The unicornfish is a genus of fish that is otherwise known as Naso or Naso unicornis, and is part of the marine family Acanthuridae. They are a type of surgeonfish and have a very distinctive long nose. This long protrusion, or frontal horn, is compared to the horn of a unicorn. There are currently around 20 species within the genus, and they primarily live in coral reef environments.
Like their namesake, the unicornfish resembles the mythological unicorn, a horse-like animal with a giant horn on its head. Similarly, the unicornfish has a protruding nose or forehead. Some species of unicornfish have smaller noses, such as the well-named short-nosed unicornfish.
Remarkably, their iconic nose protrusion can grow to around 13 cm. They can grow to 61 cm, meaning that their noses are approximately one-quarter of their entire body length. Their bodies are predominantly oval-shaped and possess a defensive weapon in their scalpel-like fin. This is located on the side of the caudal peduncle.
The unicornfish is able to blend into its vibrant coral environment by taking on very bright hues of blue, green, yellow, and other colors. By taking on these colors, they become more effective at hiding from predators.
The majority of unicornfish species are found in tropical waters. Many of them inhabit the Indo-Pacific region and the seas around Hawaii. These fish are most commonly found in rocky reefs and coral reefs.
Many of these reefs actually rely on the unicornfish, as they play a fundamental role. Marine biologists will sometimes look at the unicornfish as an indicator of coral health.
They are mostly herbivore fish, and their diet base is algae, weeds, and other small plants. The specific algae they gravitate towards can range from red, green, and brown algae that grow on rocks and coral surfaces.
However, despite being herbivorous algae eaters, there are instances in which unicornfish feed on very small crustaceans. These fish tend to gather in small groups when it comes to feeding. They will operate mostly during the day.
In an aquarium environment, unicornfish can thrive off of various green foods, such as marine algae pellets, seaweed, and spirulina.
Overall, unicornfish are seen as pelagic breeders as they will release their gametes, or eggs, into the open water column. These eggs then flow with the current and hatch further down the line. Due to their tendency towards open-water breeding, it is rare that unicornfish breed in aquariums and captivity. Their inherent need for large areas of water makes it hard for breeding to occur.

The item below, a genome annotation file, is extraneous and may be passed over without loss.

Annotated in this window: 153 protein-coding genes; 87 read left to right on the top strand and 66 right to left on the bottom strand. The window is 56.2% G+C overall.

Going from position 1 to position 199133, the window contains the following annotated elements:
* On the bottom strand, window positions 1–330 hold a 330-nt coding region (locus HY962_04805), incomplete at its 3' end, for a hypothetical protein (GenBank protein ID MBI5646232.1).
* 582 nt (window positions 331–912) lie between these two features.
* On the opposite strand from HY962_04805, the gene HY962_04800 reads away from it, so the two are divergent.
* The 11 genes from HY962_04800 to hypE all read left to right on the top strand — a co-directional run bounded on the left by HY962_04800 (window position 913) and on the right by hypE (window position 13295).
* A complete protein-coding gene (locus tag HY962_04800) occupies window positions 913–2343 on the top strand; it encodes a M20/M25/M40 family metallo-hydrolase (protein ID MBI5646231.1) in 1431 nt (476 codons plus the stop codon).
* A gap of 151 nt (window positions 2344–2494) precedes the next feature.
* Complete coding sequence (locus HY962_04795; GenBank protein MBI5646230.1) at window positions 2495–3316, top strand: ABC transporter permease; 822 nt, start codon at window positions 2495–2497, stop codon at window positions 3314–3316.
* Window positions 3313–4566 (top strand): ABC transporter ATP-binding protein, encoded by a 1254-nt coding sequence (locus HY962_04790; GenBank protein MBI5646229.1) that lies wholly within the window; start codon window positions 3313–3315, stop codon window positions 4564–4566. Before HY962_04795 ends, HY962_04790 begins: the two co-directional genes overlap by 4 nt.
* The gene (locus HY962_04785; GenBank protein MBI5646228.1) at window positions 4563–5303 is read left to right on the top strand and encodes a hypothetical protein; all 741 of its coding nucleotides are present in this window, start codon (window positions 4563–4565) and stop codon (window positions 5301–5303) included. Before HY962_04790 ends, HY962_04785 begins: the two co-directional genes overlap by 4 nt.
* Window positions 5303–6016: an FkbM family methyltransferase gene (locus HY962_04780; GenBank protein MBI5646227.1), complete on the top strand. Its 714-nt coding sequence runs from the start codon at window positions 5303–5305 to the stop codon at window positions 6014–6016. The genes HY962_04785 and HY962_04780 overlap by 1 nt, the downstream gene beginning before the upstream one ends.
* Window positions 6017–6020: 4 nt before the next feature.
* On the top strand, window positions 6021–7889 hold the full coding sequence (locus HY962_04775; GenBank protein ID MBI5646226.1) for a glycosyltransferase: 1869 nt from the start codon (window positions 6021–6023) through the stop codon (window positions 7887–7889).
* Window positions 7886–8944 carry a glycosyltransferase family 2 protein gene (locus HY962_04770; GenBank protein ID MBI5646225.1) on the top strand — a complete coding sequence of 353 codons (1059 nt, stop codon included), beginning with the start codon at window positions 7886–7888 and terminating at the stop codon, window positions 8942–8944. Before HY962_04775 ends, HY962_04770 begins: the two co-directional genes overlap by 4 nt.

The unicornfish are fairly long-living fish if all goes well. On average, they can live for around 15 years, which is quite impressive considering the brutal nature of life in the oceans.
Credit: Divervincent (CC BY SA 3.0)
Like many ocean fish, predators are always lurking around the corner. Some of the main predators of the unicornfish are blue jackfish and moray eels.
One of the largest threats to the unicornfish is the fishing trade. Due to their delicious meat, many fishermen seek them out, which can lead to overfishing. Another contributing factor is their unique look, which has led to the ornamental unicorn fish industry, as more and more people want them stuffed and put on display.
Credit: Jens Peterson (CC BY SA 3.0)
Diseases are prevalent in oceanic ecosystems, and the unicornfish is no less susceptible to them. White-spot syndrome is a widespread disease in the form of a parasite that feeds on its host. Like many species of fish and crustaceans, unicornfish are at risk.
The threat level to humans from the unicornfish is generally low. However, some specimens have been found carrying ciguatera, a toxic microorganism. If consumed, it can cause issues. Some species of unicornfish have venomous spines that can cause harm if touched.
Facts about the Unicornfish
- They rarely are able to breed in aquarium environments, as they require open water
- Unicornfish are largely herbivores, eating weeds, algae, and other sea plants
- They come in a wide variety of colors, from blue and yellow to green
- The main threats to unicornfish are overfishing, disease, and predators
- Some species are considered to be toxic due to their poisonous spines
Are unicornfish endangered?
Fortunately, the unicornfish holds the ‘least concern’ conservation status. This means that their population number is well within healthy ranges. However, habitat loss and overfishing remain a threat to the fish.
Why do unicornfish have horns?
It is speculated that the males use their horns in courtship as a sign of superiority to attract the females for mating.
Are unicornfish poisonous?
Although generally, the unicornfish is not poisonous, dangerous, or life-threatening if coming into contact with humans, it has been known to carry the microorganism ciguatera. Ciguatera can be toxic if ingested.
What do unicornfish eat?
Unicornfish mainly feed on algae, plants, and zooplankton within their coral reef environment.
What are unicornfish called?
There are a number of species within the unicornfish family with a variety of names. However, the Latin word for the unicornfish group is ‘Naso.’